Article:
At the EcoTarium
The EcoTarium is home to two female Striped Skunks. Stormy (black and white) and Misty (apricot and white) were born in April 2013 and arrived at the EcoTarium a couple of months later. They were bred in captivity, so they have been de-scented and do not spray.
About Striped Skunks
In the wild, skunks are black with a white stripe down their head and back, but different colors have been bred in captivity. Striped skunks are found across the United States. Other types of skunks can also be found in Mexico. They are nocturnal and have poor vision, but good hearing and smell. They spend their nights foraging and rest during the day. Their habitat is generally an open area, such as a grassland or farmland, but they also live around humans. They dig underground dens (or use one abandoned by a fox or woodchuck) to raise their young and stay warm during the winter. The dens often have multiple chambers and openings.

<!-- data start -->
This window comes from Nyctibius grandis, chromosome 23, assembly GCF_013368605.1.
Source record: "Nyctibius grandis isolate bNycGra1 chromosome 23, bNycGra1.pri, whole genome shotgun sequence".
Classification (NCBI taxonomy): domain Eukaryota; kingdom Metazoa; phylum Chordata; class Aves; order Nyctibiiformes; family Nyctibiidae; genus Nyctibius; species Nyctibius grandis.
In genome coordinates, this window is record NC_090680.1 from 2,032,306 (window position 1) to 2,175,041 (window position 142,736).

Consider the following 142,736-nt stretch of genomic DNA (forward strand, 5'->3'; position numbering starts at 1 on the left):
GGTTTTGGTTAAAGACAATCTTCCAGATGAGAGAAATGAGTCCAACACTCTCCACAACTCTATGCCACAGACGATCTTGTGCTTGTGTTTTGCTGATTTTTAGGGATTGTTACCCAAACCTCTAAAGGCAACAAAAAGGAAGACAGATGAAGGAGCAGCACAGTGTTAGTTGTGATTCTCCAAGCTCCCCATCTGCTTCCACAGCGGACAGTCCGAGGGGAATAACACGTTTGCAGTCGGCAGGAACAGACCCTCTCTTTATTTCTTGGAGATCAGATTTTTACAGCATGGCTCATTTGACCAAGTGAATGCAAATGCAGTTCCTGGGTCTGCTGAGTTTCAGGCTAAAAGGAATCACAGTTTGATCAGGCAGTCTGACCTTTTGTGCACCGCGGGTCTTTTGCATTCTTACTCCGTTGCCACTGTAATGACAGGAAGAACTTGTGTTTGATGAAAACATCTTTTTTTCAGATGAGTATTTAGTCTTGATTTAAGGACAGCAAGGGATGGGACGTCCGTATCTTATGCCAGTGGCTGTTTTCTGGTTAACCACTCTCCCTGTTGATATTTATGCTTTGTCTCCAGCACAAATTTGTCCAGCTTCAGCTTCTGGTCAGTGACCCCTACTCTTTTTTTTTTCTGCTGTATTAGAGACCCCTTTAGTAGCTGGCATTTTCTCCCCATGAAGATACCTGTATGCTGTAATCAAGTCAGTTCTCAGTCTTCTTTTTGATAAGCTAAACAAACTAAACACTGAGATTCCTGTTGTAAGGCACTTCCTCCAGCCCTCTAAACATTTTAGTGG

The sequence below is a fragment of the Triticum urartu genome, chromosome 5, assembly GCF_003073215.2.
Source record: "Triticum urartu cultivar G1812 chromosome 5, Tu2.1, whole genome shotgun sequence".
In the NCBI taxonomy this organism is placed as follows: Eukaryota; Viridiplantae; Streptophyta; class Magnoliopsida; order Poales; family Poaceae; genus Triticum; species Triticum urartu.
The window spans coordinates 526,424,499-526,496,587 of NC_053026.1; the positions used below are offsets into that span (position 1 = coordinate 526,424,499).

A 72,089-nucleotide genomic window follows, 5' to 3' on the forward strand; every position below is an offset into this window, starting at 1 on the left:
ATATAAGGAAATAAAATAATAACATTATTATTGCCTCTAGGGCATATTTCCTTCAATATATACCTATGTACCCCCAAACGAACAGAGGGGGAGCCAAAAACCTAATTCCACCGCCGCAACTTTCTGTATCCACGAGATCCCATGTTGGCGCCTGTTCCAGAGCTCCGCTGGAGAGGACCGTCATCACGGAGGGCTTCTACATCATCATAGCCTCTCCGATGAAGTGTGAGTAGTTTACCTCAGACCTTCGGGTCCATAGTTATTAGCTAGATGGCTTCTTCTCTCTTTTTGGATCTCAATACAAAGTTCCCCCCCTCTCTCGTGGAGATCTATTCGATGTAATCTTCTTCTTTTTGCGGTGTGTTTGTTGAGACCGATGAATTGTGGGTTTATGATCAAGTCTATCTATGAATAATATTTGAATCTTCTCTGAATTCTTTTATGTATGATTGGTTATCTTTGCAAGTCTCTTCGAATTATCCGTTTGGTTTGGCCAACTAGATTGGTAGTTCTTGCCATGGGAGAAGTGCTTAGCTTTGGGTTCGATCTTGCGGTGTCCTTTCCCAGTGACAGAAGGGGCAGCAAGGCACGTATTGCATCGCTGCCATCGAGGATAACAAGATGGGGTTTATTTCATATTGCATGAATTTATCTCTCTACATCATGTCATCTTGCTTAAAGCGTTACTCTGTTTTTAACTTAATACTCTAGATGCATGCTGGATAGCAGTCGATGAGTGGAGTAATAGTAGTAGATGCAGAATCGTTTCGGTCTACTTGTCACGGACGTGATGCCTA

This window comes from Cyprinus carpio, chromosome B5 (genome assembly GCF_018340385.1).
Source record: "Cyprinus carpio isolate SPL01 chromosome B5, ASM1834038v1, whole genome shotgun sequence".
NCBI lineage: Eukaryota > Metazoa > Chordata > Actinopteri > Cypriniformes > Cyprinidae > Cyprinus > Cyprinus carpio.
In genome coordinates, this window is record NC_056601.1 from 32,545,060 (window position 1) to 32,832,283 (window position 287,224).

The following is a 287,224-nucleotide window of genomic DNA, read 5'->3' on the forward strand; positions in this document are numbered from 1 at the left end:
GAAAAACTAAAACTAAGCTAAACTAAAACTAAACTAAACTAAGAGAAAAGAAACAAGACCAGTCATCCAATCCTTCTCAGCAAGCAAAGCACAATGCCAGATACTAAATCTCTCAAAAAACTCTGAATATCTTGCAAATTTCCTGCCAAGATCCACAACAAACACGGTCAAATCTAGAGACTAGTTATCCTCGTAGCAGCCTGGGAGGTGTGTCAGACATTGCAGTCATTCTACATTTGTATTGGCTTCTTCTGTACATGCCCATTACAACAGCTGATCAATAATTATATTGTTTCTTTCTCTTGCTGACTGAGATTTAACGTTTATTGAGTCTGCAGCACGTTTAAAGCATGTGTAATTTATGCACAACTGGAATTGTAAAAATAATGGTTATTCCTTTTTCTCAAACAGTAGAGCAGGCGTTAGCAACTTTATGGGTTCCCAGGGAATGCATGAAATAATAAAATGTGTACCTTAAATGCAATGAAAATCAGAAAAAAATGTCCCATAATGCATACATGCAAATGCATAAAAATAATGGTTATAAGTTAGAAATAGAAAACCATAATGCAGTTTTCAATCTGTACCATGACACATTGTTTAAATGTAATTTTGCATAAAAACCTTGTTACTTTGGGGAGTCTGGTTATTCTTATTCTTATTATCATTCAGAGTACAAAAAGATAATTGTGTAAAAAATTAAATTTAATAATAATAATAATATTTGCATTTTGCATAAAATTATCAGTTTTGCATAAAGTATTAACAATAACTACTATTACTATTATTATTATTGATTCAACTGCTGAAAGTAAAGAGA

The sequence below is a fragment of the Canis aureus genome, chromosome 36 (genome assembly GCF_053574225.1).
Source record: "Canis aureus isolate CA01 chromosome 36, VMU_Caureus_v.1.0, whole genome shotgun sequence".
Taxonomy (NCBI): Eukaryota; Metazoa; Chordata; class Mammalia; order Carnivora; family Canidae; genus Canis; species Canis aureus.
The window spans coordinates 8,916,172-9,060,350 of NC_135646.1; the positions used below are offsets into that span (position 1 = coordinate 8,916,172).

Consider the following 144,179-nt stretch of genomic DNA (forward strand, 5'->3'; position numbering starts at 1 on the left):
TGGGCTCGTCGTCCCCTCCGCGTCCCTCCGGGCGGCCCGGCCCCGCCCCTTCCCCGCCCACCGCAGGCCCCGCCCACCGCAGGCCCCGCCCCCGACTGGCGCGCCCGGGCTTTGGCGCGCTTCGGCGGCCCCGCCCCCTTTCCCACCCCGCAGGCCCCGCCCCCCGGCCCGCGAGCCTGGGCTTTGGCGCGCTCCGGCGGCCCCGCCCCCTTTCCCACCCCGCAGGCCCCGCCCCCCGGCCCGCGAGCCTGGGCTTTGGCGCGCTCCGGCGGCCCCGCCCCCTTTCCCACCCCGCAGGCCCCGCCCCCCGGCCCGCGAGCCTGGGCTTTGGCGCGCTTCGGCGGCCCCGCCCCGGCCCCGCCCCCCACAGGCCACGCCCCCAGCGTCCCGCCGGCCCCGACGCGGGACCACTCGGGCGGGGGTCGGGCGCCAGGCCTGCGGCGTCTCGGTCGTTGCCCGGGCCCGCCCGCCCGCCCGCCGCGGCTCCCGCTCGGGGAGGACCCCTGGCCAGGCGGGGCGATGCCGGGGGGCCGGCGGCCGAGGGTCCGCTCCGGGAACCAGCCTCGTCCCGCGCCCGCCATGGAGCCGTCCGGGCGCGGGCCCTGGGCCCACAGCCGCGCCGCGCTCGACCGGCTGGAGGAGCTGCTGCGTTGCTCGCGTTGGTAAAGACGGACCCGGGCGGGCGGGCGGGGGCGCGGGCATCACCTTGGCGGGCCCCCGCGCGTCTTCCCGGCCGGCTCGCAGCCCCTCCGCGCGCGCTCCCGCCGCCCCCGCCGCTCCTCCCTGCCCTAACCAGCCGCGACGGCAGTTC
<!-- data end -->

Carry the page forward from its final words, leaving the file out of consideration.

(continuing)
Striped Skunks are opportunistic omnivores, and their diets change depending on the season and food availability. They will eat insects, grubs, fruit, mice and baby birds. They are also likely to eat from garbage cans or pet dishes in neighborhoods.
Skunks can spray up to 16 feet. The musk they spray will irritate the nose and eyes. Before a skunk sprays, he gives a series of warnings, including a backwards shuffle, stamping the feet, and growling, followed by raising the tail and positioning his rear towards the predator’s face. In the wild, a skunk’s lifespan is only 2-3 years. In captivity, skunks can live 6-12 years. In the wild, they can be prey for great horned owls, hawks, and eagles, as well as bobcats, foxes, and coyotes. They are also often hit by cars.